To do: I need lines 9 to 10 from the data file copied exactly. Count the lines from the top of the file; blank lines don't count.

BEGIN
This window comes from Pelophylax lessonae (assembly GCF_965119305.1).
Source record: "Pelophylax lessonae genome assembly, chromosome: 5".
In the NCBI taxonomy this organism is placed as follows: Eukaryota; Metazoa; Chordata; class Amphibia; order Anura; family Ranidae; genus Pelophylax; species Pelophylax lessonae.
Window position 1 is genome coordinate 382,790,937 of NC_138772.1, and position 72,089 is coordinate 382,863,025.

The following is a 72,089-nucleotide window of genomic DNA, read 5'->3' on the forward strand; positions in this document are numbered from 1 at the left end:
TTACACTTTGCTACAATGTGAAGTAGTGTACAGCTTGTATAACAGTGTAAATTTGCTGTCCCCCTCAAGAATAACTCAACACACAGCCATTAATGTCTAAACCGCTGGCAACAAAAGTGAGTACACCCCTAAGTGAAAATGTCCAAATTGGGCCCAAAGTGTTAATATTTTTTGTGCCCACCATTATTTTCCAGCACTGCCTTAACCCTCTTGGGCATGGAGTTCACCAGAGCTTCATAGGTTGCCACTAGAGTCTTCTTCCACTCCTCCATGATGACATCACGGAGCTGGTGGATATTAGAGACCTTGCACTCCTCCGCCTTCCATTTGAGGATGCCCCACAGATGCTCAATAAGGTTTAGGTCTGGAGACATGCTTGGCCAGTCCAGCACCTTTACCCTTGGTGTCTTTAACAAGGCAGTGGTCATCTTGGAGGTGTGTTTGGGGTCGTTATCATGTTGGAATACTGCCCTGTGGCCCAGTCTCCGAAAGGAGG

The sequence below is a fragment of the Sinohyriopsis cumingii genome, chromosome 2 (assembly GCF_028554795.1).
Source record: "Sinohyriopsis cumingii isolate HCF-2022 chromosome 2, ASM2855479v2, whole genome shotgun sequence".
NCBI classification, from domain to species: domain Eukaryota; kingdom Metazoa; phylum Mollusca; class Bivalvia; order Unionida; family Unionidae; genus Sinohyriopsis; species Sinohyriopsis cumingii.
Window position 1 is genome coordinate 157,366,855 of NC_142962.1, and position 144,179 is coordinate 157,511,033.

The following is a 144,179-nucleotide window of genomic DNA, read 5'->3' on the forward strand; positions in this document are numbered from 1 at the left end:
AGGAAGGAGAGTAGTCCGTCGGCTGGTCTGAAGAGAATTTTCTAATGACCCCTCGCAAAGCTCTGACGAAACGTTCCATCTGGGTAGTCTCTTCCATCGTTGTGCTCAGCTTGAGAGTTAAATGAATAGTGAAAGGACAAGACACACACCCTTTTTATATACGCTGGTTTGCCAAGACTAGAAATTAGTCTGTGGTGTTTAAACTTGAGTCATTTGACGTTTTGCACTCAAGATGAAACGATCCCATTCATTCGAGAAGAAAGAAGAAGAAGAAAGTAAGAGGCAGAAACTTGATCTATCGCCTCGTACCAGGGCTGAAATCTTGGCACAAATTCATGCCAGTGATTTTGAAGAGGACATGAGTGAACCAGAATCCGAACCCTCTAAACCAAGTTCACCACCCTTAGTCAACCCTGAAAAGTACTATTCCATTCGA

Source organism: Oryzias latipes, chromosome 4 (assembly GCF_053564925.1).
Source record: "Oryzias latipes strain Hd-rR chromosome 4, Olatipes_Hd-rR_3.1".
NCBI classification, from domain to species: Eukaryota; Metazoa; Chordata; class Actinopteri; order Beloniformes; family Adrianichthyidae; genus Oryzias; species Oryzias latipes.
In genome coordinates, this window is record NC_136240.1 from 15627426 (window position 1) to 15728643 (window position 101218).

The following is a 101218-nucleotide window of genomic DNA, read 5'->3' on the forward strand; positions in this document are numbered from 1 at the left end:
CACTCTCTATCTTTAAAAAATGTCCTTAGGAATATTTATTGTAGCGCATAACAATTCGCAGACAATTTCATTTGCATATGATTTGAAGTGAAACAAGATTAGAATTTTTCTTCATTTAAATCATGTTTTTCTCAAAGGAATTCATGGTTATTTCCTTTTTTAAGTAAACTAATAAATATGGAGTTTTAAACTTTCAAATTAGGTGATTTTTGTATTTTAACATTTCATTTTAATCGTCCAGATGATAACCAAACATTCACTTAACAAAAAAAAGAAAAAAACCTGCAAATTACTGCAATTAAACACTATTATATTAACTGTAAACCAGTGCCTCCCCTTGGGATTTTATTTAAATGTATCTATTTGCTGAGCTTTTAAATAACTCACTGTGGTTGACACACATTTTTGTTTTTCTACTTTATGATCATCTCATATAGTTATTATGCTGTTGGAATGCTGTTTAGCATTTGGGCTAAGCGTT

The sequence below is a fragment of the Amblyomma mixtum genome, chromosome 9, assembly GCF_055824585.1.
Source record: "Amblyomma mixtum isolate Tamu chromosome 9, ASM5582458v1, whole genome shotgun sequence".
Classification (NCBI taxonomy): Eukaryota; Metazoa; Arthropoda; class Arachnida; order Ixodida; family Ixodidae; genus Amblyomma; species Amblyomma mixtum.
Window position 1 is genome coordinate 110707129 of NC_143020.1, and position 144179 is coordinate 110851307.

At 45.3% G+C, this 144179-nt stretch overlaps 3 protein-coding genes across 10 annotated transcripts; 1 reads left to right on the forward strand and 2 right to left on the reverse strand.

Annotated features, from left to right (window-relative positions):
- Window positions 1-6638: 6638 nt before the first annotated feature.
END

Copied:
NCBI classification, from domain to species: domain Eukaryota; kingdom Metazoa; phylum Mollusca; class Bivalvia; order Unionida; family Unionidae; genus Sinohyriopsis; species Sinohyriopsis cumingii.
Window position 1 is genome coordinate 157,366,855 of NC_142962.1, and position 144,179 is coordinate 157,511,033.